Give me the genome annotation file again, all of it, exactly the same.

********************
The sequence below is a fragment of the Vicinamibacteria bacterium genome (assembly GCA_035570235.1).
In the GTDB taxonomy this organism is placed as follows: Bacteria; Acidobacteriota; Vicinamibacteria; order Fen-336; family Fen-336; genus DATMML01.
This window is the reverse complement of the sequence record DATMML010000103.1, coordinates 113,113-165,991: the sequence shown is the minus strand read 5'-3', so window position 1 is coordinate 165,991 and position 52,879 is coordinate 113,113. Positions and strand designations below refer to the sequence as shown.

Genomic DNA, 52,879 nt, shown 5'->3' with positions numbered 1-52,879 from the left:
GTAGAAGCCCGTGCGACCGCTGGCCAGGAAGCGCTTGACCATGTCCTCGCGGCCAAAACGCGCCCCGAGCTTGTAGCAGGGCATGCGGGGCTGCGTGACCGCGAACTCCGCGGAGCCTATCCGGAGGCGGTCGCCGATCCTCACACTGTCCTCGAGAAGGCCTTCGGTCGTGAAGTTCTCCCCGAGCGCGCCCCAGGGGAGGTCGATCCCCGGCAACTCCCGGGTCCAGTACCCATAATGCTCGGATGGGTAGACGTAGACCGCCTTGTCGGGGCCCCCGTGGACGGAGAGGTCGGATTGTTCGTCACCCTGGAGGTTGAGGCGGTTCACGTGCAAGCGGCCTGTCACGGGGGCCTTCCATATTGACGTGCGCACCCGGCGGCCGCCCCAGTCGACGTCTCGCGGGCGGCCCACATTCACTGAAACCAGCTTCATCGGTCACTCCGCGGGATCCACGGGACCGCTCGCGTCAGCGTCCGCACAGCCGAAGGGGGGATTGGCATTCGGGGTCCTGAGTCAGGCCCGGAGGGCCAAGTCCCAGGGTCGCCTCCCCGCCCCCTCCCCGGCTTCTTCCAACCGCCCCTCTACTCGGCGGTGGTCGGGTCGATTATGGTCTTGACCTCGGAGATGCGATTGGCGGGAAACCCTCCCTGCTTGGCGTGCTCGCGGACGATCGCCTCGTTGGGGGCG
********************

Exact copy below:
The sequence below is a fragment of the Vicinamibacteria bacterium genome (assembly GCA_035570235.1).
In the GTDB taxonomy this organism is placed as follows: Bacteria; Acidobacteriota; Vicinamibacteria; order Fen-336; family Fen-336; genus DATMML01.
This window is the reverse complement of the sequence record DATMML010000103.1, coordinates 113,113-165,991: the sequence shown is the minus strand read 5'-3', so window position 1 is coordinate 165,991 and position 52,879 is coordinate 113,113. Positions and strand designations below refer to the sequence as shown.

Genomic DNA, 52,879 nt, shown 5'->3' with positions numbered 1-52,879 from the left:
GTAGAAGCCCGTGCGACCGCTGGCCAGGAAGCGCTTGACCATGTCCTCGCGGCCAAAACGCGCCCCGAGCTTGTAGCAGGGCATGCGGGGCTGCGTGACCGCGAACTCCGCGGAGCCTATCCGGAGGCGGTCGCCGATCCTCACACTGTCCTCGAGAAGGCCTTCGGTCGTGAAGTTCTCCCCGAGCGCGCCCCAGGGGAGGTCGATCCCCGGCAACTCCCGGGTCCAGTACCCATAATGCTCGGATGGGTAGACGTAGACCGCCTTGTCGGGGCCCCCGTGGACGGAGAGGTCGGATTGTTCGTCACCCTGGAGGTTGAGGCGGTTCACGTGCAAGCGGCCTGTCACGGGGGCCTTCCATATTGACGTGCGCACCCGGCGGCCGCCCCAGTCGACGTCTCGCGGGCGGCCCACATTCACTGAAACCAGCTTCATCGGTCACTCCGCGGGATCCACGGGACCGCTCGCGTCAGCGTCCGCACAGCCGAAGGGGGGATTGGCATTCGGGGTCCTGAGTCAGGCCCGGAGGGCCAAGTCCCAGGGTCGCCTCCCCGCCCCCTCCCCGGCTTCTTCCAACCGCCCCTCTACTCGGCGGTGGTCGGGTCGATTATGGTCTTGACCTCGGAGATGCGATTGGCGGGAAACCCTCCCTGCTTGGCGTGCTCGCGGACGATCGCCTCGTTGGGGGCG